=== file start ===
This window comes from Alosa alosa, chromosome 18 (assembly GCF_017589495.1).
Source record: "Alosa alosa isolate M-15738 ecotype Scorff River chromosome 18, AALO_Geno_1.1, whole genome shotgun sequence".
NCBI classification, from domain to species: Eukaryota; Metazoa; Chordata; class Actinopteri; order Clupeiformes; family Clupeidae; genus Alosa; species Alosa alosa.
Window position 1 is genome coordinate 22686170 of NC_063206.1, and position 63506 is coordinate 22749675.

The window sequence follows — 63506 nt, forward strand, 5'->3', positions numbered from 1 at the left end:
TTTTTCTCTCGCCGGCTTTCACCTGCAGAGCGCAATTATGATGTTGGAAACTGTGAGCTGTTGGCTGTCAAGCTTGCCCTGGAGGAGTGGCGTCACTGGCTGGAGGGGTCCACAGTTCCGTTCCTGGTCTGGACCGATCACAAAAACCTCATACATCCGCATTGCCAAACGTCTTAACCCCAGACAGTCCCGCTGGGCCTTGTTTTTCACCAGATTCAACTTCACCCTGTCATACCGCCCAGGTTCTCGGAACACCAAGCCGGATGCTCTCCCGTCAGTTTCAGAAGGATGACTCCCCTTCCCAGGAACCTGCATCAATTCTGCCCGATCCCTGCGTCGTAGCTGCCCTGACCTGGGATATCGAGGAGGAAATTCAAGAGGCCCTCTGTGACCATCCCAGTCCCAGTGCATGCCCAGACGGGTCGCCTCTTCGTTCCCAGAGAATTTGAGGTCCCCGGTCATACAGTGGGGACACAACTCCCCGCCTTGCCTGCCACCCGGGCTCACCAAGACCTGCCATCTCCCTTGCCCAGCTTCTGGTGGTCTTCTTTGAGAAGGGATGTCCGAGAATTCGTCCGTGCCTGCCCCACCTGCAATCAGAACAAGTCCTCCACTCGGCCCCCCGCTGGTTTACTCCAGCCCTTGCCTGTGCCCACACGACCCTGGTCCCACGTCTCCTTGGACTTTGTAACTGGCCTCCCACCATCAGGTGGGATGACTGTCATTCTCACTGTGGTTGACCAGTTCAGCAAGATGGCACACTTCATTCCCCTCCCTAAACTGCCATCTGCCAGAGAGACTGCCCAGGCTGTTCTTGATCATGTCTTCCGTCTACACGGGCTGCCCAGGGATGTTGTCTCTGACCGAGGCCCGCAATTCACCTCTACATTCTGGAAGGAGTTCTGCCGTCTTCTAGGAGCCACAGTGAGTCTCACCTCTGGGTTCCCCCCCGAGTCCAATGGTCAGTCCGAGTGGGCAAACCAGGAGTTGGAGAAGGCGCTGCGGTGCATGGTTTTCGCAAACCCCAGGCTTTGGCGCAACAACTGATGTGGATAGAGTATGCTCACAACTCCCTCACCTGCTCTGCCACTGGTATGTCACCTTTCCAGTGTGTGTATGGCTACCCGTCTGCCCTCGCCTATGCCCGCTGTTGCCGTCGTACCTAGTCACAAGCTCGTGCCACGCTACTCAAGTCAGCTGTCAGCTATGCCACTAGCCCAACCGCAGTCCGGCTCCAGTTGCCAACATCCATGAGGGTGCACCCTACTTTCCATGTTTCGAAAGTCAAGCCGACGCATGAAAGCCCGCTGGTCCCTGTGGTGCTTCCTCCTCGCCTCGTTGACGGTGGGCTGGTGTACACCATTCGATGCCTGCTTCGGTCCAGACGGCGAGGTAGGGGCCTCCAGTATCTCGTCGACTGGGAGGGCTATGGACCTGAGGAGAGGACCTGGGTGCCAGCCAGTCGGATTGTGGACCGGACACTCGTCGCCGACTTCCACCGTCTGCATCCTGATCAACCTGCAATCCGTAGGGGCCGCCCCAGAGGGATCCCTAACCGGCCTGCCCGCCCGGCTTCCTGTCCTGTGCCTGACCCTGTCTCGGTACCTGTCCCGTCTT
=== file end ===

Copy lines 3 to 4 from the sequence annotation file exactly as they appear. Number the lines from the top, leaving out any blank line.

NCBI classification, from domain to species: Eukaryota; Metazoa; Chordata; class Actinopteri; order Clupeiformes; family Clupeidae; genus Alosa; species Alosa alosa.
Window position 1 is genome coordinate 22686170 of NC_063206.1, and position 63506 is coordinate 22749675.